How an Insider Threat Operates (and What You Can Do to Stop It)

data breach

57% of data breaches involve insider threats within a business. Of course, there are those who inadvertently make mistakes, but there are also those who deliberately attempt to harm a business.

The reasons why malicious individuals carry out insider attacks are shocking. 47.8% do it for financial gain, 23.4% for fun and 14.4% for the reason of espionage.

Hence, you absolutely need to understand the types of risk you face, how an insider threat works and what you can do to stop somebody on the inside harming your business.

Types of Insider Threat

An insider threat can take many forms, some are accidental and some malicious. Understanding the different types will help you better identify and manage threats.

Unintentional Insiders

  • Accidental – This type lacks the knowledge of basic cybersecurity measures. Thus, they inadvertently cause problems for businesses by, for example, falling for a phishing scam or clicking on a malicious link.
  • Negligent – They typically have more knowledge than accidental insiders. However, they might make a mistake or misjudgment, for instance, using unsecured personal devices.

Intentional Insiders

  • Malicious – This type purposefully colludes with external threats. They might be recruited by a cybercriminal.
  • Second Streamers – They carry out malicious acts with the purpose of financial gain. For example, they might exfiltrate and sell data from a company.
  • Disgruntled Employees – This type seeks to harm a company due to dismissal or perceived maltreatment. They might deliberately try to sabotage a business or steal intellectual property.

It’s important to remember that unintentional insiders can be just as dangerous as intentional insiders. Their naivety can still cause damage, disruptions and financial loss.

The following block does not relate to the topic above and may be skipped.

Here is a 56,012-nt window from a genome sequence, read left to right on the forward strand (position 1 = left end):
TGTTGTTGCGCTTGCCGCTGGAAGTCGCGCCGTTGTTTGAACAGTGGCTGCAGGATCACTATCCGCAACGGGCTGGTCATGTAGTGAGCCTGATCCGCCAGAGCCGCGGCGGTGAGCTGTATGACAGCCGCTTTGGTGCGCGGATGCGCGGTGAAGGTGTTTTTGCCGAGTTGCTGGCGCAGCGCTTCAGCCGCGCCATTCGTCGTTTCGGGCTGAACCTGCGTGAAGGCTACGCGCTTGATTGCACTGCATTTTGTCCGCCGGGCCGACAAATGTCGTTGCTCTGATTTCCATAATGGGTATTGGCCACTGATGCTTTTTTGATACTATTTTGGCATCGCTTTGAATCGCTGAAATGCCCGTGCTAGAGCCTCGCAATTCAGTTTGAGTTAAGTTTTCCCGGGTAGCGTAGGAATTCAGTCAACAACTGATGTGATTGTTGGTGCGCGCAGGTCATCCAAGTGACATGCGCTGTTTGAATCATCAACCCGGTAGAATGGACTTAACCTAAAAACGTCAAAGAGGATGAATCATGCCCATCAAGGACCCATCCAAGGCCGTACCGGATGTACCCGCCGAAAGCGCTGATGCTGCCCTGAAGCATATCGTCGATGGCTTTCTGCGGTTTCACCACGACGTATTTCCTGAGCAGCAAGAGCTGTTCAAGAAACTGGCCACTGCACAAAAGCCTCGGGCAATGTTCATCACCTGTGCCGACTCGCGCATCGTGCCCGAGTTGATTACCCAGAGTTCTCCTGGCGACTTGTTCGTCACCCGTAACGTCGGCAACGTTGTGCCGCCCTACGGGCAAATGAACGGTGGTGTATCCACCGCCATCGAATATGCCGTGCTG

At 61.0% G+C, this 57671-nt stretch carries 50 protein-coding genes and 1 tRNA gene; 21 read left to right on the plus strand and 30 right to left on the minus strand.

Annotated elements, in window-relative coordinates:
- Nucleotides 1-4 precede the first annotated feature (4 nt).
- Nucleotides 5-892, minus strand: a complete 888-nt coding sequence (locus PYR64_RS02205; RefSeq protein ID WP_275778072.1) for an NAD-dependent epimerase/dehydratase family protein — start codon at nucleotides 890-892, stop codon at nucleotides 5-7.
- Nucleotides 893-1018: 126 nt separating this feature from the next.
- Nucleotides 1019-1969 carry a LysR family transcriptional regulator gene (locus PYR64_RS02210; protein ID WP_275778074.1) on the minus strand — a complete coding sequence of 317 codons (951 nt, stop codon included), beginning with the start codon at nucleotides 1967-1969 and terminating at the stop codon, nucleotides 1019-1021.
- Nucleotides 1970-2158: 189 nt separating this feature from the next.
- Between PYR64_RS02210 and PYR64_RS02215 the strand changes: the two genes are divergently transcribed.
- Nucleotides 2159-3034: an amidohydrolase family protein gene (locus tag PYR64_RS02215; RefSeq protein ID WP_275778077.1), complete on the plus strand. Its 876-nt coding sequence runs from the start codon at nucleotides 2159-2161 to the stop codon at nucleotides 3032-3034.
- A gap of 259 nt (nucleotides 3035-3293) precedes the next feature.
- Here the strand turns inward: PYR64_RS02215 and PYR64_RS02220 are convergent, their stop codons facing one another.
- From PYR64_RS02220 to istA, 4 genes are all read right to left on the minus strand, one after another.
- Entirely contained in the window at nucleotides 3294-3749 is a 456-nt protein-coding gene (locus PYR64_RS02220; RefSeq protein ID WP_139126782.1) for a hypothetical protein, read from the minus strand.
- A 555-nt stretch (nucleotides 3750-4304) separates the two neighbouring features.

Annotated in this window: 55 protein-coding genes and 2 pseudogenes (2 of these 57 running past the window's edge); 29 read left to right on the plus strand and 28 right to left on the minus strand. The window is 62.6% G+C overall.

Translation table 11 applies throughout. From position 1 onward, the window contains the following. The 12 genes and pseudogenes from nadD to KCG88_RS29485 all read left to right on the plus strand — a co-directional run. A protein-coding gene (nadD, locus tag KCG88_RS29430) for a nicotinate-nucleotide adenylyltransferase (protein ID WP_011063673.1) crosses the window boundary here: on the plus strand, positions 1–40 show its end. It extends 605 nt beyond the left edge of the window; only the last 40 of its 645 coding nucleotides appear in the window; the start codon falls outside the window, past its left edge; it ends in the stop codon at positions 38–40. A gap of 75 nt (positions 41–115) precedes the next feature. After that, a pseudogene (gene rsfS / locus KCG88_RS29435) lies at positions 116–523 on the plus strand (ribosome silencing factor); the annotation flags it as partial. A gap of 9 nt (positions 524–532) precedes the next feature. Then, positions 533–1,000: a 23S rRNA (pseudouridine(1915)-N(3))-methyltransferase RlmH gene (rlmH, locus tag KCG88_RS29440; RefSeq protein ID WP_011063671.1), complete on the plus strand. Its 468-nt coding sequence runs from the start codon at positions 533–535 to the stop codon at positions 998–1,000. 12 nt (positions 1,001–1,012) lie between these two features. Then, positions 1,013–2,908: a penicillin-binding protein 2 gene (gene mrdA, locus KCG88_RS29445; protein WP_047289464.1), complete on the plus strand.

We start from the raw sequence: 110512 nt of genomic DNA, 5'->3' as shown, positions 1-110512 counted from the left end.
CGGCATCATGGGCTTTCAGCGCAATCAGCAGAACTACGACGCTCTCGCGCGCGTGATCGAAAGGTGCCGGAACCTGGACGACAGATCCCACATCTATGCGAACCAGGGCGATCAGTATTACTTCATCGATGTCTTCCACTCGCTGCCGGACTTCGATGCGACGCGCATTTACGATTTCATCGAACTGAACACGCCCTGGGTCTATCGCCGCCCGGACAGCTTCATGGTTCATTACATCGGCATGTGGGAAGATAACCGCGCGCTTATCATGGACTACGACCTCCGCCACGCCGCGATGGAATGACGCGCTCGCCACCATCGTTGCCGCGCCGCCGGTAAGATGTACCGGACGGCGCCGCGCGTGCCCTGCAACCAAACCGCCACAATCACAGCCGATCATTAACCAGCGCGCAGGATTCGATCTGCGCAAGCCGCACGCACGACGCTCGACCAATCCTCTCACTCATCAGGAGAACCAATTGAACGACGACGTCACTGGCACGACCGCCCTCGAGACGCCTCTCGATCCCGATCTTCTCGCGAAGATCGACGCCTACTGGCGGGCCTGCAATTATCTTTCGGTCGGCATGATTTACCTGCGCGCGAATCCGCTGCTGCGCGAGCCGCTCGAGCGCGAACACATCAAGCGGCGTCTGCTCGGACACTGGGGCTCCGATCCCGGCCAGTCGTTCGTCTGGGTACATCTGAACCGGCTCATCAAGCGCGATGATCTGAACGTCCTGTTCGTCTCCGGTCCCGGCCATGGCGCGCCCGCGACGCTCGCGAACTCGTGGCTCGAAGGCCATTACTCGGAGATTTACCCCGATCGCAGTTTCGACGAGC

How to Prevent an Insider Threat

Insider threats are a very real possibility. Yet, if you are vigilant and take action, you can reduce the risk of an insider threat endangering your business. A combination of the right policies and tech will certainly help.



Control Data

First, restrict the amount of data that employees have access to. Assign levels of access on an individual basis. Each employee should only have access to data they absolutely need. Moreover, it’s a good idea to create a data use policy within your organization. This policy should clearly state what employees can and can’t do with data. Explain this policy and its importance to employees.

Protect At-Home Workers

On occasion, your employees may work from home. You also might have remote workers on staff. It’s important that employees work securely, whether they are in the office or not. For instance, if they access work files or emails via public Wi-Fi, they put your sensitive information at risk. Thus, you must equip employees with software that keeps data safe.

Learn How to Spot the Warning Signs

There are both digital and behavioral warning signs you should look out for to stop an insider threat in its tracks. For instance, if an employee requests access to data that has nothing to do with their job, that’s clearly something you need to look into. Or if they bring in a storage device that you have not approved, there could be an attempt to extract data. Here’s a thorough list of warning signs:

Monitor Your Networks

There are also tools you can use to monitor activities and detect suspicious behavior. You may wish to use several different types of solutions simultaneously to get maximum protection. For instance, DLPs are used to catch any violations of your data use policy. UAMs monitor employee activities such as uploads, downloads and emails, in relation to their data privileges.

The fact that over half of data breaches are the result of an insider threat, should be an incentive to implement these security measures. It all comes down to carefully managing sensitive information and employing the right preventative tools. Now it’s over to you. Do you have a data use policy in place?